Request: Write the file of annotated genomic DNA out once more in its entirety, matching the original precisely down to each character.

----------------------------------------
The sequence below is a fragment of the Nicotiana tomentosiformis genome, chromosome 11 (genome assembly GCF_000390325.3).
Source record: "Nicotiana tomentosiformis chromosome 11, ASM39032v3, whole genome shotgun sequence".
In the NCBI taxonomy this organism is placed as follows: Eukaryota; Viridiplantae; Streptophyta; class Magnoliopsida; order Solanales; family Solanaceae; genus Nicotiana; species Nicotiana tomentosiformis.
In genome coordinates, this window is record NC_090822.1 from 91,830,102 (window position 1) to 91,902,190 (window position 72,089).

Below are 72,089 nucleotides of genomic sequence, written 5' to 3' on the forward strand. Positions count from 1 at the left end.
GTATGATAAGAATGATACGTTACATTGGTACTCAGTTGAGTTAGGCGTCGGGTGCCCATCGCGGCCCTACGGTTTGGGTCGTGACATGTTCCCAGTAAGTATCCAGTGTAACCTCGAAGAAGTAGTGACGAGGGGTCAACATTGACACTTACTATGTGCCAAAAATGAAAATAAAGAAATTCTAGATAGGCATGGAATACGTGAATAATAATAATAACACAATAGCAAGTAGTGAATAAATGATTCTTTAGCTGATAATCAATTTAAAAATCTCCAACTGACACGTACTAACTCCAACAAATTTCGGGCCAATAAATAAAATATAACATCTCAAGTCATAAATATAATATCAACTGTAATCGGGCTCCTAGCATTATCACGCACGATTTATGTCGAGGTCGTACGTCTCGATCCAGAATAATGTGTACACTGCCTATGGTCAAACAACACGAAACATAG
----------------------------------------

The sequence below is a fragment of the Nicotiana tomentosiformis genome, chromosome 11 (genome assembly GCF_000390325.3).
Source record: "Nicotiana tomentosiformis chromosome 11, ASM39032v3, whole genome shotgun sequence".
In the NCBI taxonomy this organism is placed as follows: Eukaryota; Viridiplantae; Streptophyta; class Magnoliopsida; order Solanales; family Solanaceae; genus Nicotiana; species Nicotiana tomentosiformis.
In genome coordinates, this window is record NC_090822.1 from 91,830,102 (window position 1) to 91,902,190 (window position 72,089).

Below are 72,089 nucleotides of genomic sequence, written 5' to 3' on the forward strand. Positions count from 1 at the left end.
GTATGATAAGAATGATACGTTACATTGGTACTCAGTTGAGTTAGGCGTCGGGTGCCCATCGCGGCCCTACGGTTTGGGTCGTGACATGTTCCCAGTAAGTATCCAGTGTAACCTCGAAGAAGTAGTGACGAGGGGTCAACATTGACACTTACTATGTGCCAAAAATGAAAATAAAGAAATTCTAGATAGGCATGGAATACGTGAATAATAATAATAACACAATAGCAAGTAGTGAATAAATGATTCTTTAGCTGATAATCAATTTAAAAATCTCCAACTGACACGTACTAACTCCAACAAATTTCGGGCCAATAAATAAAATATAACATCTCAAGTCATAAATATAATATCAACTGTAATCGGGCTCCTAGCATTATCACGCACGATTTATGTCGAGGTCGTACGTCTCGATCCAGAATAATGTGTACACTGCCTATGGTCAAACAACACGAAACATAG